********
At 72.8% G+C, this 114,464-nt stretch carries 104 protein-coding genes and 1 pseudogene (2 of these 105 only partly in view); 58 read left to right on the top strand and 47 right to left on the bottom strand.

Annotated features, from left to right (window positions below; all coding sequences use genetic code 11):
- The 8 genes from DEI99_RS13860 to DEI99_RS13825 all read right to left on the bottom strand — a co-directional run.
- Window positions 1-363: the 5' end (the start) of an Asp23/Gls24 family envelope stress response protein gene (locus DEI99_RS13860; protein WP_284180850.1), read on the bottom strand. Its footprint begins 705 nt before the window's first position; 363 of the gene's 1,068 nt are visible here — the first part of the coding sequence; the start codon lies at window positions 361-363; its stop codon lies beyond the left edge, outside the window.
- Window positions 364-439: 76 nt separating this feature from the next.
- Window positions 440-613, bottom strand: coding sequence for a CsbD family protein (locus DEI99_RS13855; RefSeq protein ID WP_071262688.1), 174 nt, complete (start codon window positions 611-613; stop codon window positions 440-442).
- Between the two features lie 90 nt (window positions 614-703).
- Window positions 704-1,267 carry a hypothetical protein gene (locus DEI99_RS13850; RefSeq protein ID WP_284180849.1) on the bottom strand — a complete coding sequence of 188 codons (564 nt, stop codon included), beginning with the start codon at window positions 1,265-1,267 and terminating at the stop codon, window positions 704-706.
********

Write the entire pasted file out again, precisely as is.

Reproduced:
At 72.8% G+C, this 114,464-nt stretch carries 104 protein-coding genes and 1 pseudogene (2 of these 105 only partly in view); 58 read left to right on the top strand and 47 right to left on the bottom strand.

Annotated features, from left to right (window positions below; all coding sequences use genetic code 11):
- The 8 genes from DEI99_RS13860 to DEI99_RS13825 all read right to left on the bottom strand — a co-directional run.
- Window positions 1-363: the 5' end (the start) of an Asp23/Gls24 family envelope stress response protein gene (locus DEI99_RS13860; protein WP_284180850.1), read on the bottom strand. Its footprint begins 705 nt before the window's first position; 363 of the gene's 1,068 nt are visible here — the first part of the coding sequence; the start codon lies at window positions 361-363; its stop codon lies beyond the left edge, outside the window.
- Window positions 364-439: 76 nt separating this feature from the next.
- Window positions 440-613, bottom strand: coding sequence for a CsbD family protein (locus DEI99_RS13855; RefSeq protein ID WP_071262688.1), 174 nt, complete (start codon window positions 611-613; stop codon window positions 440-442).
- Between the two features lie 90 nt (window positions 614-703).
- Window positions 704-1,267 carry a hypothetical protein gene (locus DEI99_RS13850; RefSeq protein ID WP_284180849.1) on the bottom strand — a complete coding sequence of 188 codons (564 nt, stop codon included), beginning with the start codon at window positions 1,265-1,267 and terminating at the stop codon, window positions 704-706.